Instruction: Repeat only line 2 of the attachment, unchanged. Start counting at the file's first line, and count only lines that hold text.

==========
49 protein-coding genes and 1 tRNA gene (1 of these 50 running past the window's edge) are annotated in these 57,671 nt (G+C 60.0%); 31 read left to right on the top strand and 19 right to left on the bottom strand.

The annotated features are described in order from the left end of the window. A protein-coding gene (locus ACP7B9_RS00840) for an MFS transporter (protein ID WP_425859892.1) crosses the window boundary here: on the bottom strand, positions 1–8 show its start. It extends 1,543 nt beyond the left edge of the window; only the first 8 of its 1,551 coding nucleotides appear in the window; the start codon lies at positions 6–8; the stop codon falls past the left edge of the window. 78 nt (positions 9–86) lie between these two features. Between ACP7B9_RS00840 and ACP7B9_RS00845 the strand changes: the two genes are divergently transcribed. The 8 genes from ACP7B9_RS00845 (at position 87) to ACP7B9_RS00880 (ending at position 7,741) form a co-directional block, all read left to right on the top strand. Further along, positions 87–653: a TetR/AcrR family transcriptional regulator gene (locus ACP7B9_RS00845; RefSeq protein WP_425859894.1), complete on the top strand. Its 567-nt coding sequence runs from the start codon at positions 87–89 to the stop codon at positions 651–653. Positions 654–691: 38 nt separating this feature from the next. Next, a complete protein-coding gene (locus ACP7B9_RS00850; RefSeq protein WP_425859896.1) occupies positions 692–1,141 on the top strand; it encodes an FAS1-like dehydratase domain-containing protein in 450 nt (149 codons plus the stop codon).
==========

The annotated features are described in order from the left end of the window. A protein-coding gene (locus ACP7B9_RS00840) for an MFS transporter (protein ID WP_425859892.1) crosses the window boundary here: on the bottom strand, positions 1–8 show its start. It extends 1,543 nt beyond the left edge of the window; only the first 8 of its 1,551 coding nucleotides appear in the window; the start codon lies at positions 6–8; the stop codon falls past the left edge of the window. 78 nt (positions 9–86) lie between these two features. Between ACP7B9_RS00840 and ACP7B9_RS00845 the strand changes: the two genes are divergently transcribed. The 8 genes from ACP7B9_RS00845 (at position 87) to ACP7B9_RS00880 (ending at position 7,741) form a co-directional block, all read left to right on the top strand. Further along, positions 87–653: a TetR/AcrR family transcriptional regulator gene (locus ACP7B9_RS00845; RefSeq protein WP_425859894.1), complete on the top strand. Its 567-nt coding sequence runs from the start codon at positions 87–89 to the stop codon at positions 651–653. Positions 654–691: 38 nt separating this feature from the next. Next, a complete protein-coding gene (locus ACP7B9_RS00850; RefSeq protein WP_425859896.1) occupies positions 692–1,141 on the top strand; it encodes an FAS1-like dehydratase domain-containing protein in 450 nt (149 codons plus the stop codon).